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# Photon of frequency $\nu$ has a momentum associated with it. If c is the velocity of light, then the momentum is:\begin{align} & A.\dfrac{\nu }{c} \\ & B.h\nu c \\ & C.\dfrac{h\nu }{{{c}^{2}}} \\ & D.\dfrac{h\nu }{c} \\ \end{align}  Verified
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Hint: The momentum of a photon is very much related to its energy. As we know, the energy of a photon is proportional to its frequency, then the momentum of a photon is in relation with its wavelength. Even though photons are not having mass, they are possessing momentum.

First of all let us discuss the momentum of a photon in detail. The momentum of a photon, p, is calculated in kilogram meters per second, which is equal to Planck's constant, h, divided by the de Broglie wavelength of the light, lambda, calculated in meters. The equation can be written as,
$P=\dfrac{h}{\lambda }$
Particles possess momentum as well as energy. Even though photons have no mass, there has been proof that EM radiation possesses momentum. It is now a well-established concept that photons do have momentum. Particles are carrying momentum as well as energy. Clearly, photons carry momentum in the direction of their motion itself which is away from the sun and some of this momentum is being changed to dust particles in collisions.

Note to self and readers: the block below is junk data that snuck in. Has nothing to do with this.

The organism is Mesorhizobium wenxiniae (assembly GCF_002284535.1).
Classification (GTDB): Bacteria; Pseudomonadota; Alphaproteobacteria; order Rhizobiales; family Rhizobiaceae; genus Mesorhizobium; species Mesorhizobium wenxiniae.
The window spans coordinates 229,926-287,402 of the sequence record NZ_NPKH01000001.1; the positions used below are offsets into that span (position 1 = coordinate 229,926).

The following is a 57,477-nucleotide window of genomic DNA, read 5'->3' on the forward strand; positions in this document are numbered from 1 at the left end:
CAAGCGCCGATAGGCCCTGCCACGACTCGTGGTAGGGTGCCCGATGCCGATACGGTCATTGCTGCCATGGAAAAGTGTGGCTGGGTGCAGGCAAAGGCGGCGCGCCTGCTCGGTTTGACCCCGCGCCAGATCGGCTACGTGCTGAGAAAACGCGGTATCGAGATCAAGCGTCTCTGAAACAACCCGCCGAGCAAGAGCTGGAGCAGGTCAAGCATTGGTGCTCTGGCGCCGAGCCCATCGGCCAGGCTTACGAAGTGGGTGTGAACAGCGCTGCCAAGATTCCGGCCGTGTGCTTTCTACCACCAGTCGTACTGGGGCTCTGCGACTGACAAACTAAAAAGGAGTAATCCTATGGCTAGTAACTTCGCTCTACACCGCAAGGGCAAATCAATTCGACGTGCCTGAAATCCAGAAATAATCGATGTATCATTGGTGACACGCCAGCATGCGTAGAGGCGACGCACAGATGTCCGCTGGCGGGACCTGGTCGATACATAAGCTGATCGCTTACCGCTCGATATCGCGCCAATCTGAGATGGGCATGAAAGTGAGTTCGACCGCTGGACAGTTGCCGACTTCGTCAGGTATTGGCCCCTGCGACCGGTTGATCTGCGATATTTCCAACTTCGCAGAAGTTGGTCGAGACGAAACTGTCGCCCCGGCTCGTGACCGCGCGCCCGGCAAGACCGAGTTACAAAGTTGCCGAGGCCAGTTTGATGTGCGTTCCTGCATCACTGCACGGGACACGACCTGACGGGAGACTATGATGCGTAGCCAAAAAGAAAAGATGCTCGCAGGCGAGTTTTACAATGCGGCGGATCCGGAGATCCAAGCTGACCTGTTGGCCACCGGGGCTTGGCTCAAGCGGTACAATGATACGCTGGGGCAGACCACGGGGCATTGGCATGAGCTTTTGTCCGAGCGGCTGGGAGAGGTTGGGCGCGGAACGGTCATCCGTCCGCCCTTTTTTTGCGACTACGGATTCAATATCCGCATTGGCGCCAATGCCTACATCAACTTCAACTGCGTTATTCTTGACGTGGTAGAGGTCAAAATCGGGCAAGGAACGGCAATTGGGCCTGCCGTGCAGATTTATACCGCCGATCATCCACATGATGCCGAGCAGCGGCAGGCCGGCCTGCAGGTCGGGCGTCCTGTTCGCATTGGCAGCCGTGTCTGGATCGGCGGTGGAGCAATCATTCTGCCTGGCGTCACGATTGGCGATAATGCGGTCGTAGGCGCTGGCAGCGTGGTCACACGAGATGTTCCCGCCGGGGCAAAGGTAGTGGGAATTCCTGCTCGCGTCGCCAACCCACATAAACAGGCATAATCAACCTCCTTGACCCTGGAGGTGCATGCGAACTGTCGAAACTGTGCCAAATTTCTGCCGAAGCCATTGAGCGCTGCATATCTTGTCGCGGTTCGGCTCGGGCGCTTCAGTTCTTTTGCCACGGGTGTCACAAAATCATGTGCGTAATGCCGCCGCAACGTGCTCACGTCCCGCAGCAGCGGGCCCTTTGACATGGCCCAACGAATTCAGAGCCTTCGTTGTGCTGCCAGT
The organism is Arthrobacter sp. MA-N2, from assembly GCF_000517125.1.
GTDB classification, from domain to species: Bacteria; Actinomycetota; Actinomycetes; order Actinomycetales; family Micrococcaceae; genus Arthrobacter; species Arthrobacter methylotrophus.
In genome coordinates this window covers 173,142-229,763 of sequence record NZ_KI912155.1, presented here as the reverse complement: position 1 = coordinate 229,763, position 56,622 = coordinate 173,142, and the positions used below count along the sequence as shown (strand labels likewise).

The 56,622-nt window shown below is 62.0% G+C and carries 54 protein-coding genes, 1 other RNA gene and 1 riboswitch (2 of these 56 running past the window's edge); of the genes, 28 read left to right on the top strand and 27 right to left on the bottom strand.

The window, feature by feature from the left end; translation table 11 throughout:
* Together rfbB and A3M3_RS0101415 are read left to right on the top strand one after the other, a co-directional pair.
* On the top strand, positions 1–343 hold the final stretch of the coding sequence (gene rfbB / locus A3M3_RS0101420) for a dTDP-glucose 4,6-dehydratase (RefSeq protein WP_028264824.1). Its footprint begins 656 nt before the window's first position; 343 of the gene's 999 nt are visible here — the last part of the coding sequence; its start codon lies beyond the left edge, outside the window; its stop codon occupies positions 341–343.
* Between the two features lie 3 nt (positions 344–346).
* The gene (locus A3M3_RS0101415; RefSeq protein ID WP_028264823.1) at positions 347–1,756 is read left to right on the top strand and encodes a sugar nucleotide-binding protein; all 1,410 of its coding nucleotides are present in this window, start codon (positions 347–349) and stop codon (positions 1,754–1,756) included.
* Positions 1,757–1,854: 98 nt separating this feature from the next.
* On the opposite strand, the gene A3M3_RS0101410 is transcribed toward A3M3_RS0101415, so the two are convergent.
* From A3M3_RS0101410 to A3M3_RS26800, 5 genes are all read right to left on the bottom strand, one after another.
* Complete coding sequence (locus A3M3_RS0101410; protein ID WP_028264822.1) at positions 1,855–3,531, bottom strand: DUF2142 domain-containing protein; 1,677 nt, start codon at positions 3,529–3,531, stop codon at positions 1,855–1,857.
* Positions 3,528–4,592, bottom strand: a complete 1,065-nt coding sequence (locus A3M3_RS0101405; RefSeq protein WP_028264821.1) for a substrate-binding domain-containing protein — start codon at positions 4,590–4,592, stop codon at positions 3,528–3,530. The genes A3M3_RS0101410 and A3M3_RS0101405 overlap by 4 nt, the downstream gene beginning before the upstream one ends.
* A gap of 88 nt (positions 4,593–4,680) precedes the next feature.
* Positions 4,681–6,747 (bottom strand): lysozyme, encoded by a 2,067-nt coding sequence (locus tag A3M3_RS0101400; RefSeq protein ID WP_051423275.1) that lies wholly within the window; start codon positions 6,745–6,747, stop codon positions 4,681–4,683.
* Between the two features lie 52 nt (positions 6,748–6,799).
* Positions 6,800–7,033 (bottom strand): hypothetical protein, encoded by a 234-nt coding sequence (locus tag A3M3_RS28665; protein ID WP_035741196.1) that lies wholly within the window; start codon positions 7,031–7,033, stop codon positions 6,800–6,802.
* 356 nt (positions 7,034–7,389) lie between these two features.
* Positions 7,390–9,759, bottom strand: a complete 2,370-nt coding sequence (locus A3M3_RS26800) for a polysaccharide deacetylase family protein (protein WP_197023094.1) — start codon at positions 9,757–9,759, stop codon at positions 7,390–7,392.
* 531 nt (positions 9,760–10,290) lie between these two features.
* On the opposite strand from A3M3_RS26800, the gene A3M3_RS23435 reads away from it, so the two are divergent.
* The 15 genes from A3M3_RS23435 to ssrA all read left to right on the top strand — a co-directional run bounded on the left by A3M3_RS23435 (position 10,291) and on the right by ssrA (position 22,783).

We know that,
$P=\dfrac{h}{\lambda }$
In which $\lambda$ is the wavelength.
And also we know that,
$\lambda =\dfrac{c}{\nu }$
Where $c$ is the velocity of light, $\nu$ is frequency of photon.
Substituting this in the above equation will give,
$P=\dfrac{h\nu }{c}$
Therefore the correct answer is option D.

Note: The photons of the light which is reflected from a metal or a dielectric mirror are similar to the incident ones, apart from the varied propagation direction. The loss of light in the metal includes that some fraction of the photons are lost, while the energy of each reflected photon is completely preserved.